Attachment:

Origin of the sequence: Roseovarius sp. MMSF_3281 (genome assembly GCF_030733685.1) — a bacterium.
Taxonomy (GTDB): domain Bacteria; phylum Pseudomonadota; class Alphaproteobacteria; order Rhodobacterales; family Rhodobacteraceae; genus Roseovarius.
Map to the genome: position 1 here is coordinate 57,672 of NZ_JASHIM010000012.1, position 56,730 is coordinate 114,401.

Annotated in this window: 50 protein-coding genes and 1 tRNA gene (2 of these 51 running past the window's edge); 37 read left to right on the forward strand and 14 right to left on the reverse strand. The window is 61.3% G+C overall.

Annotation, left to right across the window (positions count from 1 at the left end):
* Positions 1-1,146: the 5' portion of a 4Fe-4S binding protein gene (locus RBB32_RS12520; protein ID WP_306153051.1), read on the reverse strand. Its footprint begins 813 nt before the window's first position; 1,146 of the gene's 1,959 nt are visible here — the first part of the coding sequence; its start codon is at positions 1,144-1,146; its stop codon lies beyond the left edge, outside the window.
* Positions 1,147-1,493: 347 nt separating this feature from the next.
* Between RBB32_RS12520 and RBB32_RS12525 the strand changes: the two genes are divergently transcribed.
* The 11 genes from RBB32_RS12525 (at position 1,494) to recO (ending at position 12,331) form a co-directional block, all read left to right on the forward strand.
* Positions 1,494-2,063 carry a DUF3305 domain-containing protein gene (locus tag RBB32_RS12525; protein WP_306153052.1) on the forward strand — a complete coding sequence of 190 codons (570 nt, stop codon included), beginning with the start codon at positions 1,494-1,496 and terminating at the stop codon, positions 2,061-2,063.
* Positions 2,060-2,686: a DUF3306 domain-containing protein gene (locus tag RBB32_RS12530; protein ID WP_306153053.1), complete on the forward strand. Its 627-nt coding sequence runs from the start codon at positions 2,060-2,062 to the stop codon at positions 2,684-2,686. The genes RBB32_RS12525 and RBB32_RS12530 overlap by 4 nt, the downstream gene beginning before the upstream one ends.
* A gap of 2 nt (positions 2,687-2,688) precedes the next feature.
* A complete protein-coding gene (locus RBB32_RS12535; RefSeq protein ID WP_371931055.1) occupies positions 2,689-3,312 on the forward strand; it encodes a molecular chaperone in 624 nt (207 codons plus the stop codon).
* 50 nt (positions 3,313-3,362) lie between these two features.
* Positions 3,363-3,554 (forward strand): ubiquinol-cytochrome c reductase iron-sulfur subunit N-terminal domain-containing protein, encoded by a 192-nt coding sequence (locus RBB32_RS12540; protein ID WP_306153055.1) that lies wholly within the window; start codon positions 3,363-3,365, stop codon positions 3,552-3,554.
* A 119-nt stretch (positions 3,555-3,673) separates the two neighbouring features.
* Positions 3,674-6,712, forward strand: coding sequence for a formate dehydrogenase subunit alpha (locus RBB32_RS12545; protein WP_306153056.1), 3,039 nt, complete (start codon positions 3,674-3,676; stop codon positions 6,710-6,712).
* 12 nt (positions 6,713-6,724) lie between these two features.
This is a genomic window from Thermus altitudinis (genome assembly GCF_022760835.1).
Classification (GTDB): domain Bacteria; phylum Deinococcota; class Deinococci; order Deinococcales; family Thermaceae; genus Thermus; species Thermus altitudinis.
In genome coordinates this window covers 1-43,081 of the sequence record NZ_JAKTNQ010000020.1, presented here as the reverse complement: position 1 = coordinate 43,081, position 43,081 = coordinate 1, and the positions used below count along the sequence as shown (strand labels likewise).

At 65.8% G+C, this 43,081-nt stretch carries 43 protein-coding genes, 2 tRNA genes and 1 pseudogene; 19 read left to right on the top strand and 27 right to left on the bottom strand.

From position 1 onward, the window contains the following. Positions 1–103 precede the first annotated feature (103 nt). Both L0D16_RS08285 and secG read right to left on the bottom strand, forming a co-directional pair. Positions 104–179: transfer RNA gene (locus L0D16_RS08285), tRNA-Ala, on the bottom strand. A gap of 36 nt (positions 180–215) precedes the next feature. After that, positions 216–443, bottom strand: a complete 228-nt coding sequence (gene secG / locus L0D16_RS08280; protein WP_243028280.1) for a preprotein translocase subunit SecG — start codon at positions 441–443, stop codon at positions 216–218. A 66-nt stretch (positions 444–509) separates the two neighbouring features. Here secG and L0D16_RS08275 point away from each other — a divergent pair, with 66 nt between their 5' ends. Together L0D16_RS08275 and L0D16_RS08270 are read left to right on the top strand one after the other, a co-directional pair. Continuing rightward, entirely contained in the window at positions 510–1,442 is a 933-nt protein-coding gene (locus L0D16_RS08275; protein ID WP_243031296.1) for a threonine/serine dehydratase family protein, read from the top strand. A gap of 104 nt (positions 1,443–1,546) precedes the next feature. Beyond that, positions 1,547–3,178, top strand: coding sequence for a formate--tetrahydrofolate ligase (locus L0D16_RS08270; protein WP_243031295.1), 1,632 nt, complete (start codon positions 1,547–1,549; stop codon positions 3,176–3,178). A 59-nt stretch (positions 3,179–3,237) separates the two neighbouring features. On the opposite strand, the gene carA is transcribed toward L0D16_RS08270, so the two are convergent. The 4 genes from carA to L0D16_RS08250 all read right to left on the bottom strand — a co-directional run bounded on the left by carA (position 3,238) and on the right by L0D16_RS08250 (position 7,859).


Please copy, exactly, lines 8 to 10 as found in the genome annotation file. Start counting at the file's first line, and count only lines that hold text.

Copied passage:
* Between RBB32_RS12520 and RBB32_RS12525 the strand changes: the two genes are divergently transcribed.
* The 11 genes from RBB32_RS12525 (at position 1,494) to recO (ending at position 12,331) form a co-directional block, all read left to right on the forward strand.
* Positions 1,494-2,063 carry a DUF3305 domain-containing protein gene (locus tag RBB32_RS12525; protein WP_306153052.1) on the forward strand — a complete coding sequence of 190 codons (570 nt, stop codon included), beginning with the start codon at positions 1,494-1,496 and terminating at the stop codon, positions 2,061-2,063.